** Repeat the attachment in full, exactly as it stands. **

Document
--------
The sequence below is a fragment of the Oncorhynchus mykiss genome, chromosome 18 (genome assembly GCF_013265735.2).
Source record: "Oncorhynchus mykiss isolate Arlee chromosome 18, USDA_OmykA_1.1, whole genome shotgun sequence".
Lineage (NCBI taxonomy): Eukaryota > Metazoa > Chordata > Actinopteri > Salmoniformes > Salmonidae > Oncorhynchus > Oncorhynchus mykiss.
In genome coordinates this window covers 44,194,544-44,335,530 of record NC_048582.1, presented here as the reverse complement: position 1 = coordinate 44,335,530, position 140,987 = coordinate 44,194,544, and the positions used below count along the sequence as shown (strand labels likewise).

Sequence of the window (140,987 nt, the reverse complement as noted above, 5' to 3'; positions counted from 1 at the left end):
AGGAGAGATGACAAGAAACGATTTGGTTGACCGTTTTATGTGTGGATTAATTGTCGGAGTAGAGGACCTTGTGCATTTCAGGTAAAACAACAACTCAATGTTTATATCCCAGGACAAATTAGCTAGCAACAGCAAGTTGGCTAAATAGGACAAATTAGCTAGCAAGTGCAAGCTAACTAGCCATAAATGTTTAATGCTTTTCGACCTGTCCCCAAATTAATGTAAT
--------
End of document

The sequence below is a fragment of the Oncorhynchus mykiss genome, chromosome 18 (genome assembly GCF_013265735.2).
Source record: "Oncorhynchus mykiss isolate Arlee chromosome 18, USDA_OmykA_1.1, whole genome shotgun sequence".
Lineage (NCBI taxonomy): Eukaryota > Metazoa > Chordata > Actinopteri > Salmoniformes > Salmonidae > Oncorhynchus > Oncorhynchus mykiss.
In genome coordinates this window covers 44,194,544-44,335,530 of record NC_048582.1, presented here as the reverse complement: position 1 = coordinate 44,335,530, position 140,987 = coordinate 44,194,544, and the positions used below count along the sequence as shown (strand labels likewise).

Sequence of the window (140,987 nt, the reverse complement as noted above, 5' to 3'; positions counted from 1 at the left end):
AGGAGAGATGACAAGAAACGATTTGGTTGACCGTTTTATGTGTGGATTAATTGTCGGAGTAGAGGACCTTGTGCATTTCAGGTAAAACAACAACTCAATGTTTATATCCCAGGACAAATTAGCTAGCAACAGCAAGTTGGCTAAATAGGACAAATTAGCTAGCAAGTGCAAGCTAACTAGCCATAAATGTTTAATGCTTTTCGACCTGTCCCCAAATTAATGTAAT